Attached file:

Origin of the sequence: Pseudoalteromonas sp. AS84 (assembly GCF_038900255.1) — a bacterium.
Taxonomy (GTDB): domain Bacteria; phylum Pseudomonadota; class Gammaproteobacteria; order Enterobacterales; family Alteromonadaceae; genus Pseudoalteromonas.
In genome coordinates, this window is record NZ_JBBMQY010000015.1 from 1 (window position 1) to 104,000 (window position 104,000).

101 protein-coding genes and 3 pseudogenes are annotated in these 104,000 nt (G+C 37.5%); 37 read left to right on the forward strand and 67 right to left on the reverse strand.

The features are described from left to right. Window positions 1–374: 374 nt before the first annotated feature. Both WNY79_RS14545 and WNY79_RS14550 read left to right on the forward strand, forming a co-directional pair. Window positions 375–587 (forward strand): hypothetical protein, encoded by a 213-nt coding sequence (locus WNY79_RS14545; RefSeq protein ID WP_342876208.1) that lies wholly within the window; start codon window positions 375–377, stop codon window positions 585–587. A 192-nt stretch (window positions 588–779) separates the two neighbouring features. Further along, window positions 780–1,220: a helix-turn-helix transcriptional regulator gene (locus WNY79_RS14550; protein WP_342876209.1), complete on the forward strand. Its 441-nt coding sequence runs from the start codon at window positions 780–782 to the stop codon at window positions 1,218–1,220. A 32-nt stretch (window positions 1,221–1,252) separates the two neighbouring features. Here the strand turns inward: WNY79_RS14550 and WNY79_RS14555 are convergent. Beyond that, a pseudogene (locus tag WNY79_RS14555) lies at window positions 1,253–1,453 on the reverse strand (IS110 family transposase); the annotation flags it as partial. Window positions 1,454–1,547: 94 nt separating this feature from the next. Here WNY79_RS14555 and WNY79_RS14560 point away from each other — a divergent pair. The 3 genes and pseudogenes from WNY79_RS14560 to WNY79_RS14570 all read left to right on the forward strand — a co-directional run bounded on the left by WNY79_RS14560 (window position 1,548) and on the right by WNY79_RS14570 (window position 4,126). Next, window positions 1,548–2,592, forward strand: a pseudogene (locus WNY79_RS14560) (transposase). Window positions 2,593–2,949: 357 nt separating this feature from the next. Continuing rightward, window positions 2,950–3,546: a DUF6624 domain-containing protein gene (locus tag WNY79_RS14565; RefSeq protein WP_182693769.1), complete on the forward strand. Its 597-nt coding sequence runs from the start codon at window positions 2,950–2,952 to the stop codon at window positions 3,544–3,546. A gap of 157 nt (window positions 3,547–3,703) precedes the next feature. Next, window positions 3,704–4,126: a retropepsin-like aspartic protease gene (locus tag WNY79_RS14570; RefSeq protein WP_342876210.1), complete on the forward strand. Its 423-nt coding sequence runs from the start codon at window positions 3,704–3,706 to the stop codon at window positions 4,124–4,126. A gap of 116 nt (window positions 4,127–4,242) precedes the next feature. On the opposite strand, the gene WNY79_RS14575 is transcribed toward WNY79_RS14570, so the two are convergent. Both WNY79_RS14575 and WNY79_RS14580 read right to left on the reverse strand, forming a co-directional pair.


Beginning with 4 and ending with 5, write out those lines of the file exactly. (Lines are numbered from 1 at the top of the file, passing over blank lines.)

101 protein-coding genes and 3 pseudogenes are annotated in these 104,000 nt (G+C 37.5%); 37 read left to right on the forward strand and 67 right to left on the reverse strand.

The features are described from left to right. Window positions 1–374: 374 nt before the first annotated feature. Both WNY79_RS14545 and WNY79_RS14550 read left to right on the forward strand, forming a co-directional pair. Window positions 375–587 (forward strand): hypothetical protein, encoded by a 213-nt coding sequence (locus WNY79_RS14545; RefSeq protein ID WP_342876208.1) that lies wholly within the window; start codon window positions 375–377, stop codon window positions 585–587. A 192-nt stretch (window positions 588–779) separates the two neighbouring features. Further along, window positions 780–1,220: a helix-turn-helix transcriptional regulator gene (locus WNY79_RS14550; protein WP_342876209.1), complete on the forward strand. Its 441-nt coding sequence runs from the start codon at window positions 780–782 to the stop codon at window positions 1,218–1,220. A 32-nt stretch (window positions 1,221–1,252) separates the two neighbouring features. Here the strand turns inward: WNY79_RS14550 and WNY79_RS14555 are convergent. Beyond that, a pseudogene (locus tag WNY79_RS14555) lies at window positions 1,253–1,453 on the reverse strand (IS110 family transposase); the annotation flags it as partial. Window positions 1,454–1,547: 94 nt separating this feature from the next. Here WNY79_RS14555 and WNY79_RS14560 point away from each other — a divergent pair. The 3 genes and pseudogenes from WNY79_RS14560 to WNY79_RS14570 all read left to right on the forward strand — a co-directional run bounded on the left by WNY79_RS14560 (window position 1,548) and on the right by WNY79_RS14570 (window position 4,126). Next, window positions 1,548–2,592, forward strand: a pseudogene (locus WNY79_RS14560) (transposase). Window positions 2,593–2,949: 357 nt separating this feature from the next. Continuing rightward, window positions 2,950–3,546: a DUF6624 domain-containing protein gene (locus tag WNY79_RS14565; RefSeq protein WP_182693769.1), complete on the forward strand. Its 597-nt coding sequence runs from the start codon at window positions 2,950–2,952 to the stop codon at window positions 3,544–3,546. A gap of 157 nt (window positions 3,547–3,703) precedes the next feature. Next, window positions 3,704–4,126: a retropepsin-like aspartic protease gene (locus tag WNY79_RS14570; RefSeq protein WP_342876210.1), complete on the forward strand. Its 423-nt coding sequence runs from the start codon at window positions 3,704–3,706 to the stop codon at window positions 4,124–4,126. A gap of 116 nt (window positions 4,127–4,242) precedes the next feature. On the opposite strand, the gene WNY79_RS14575 is transcribed toward WNY79_RS14570, so the two are convergent. Both WNY79_RS14575 and WNY79_RS14580 read right to left on the reverse strand, forming a co-directional pair.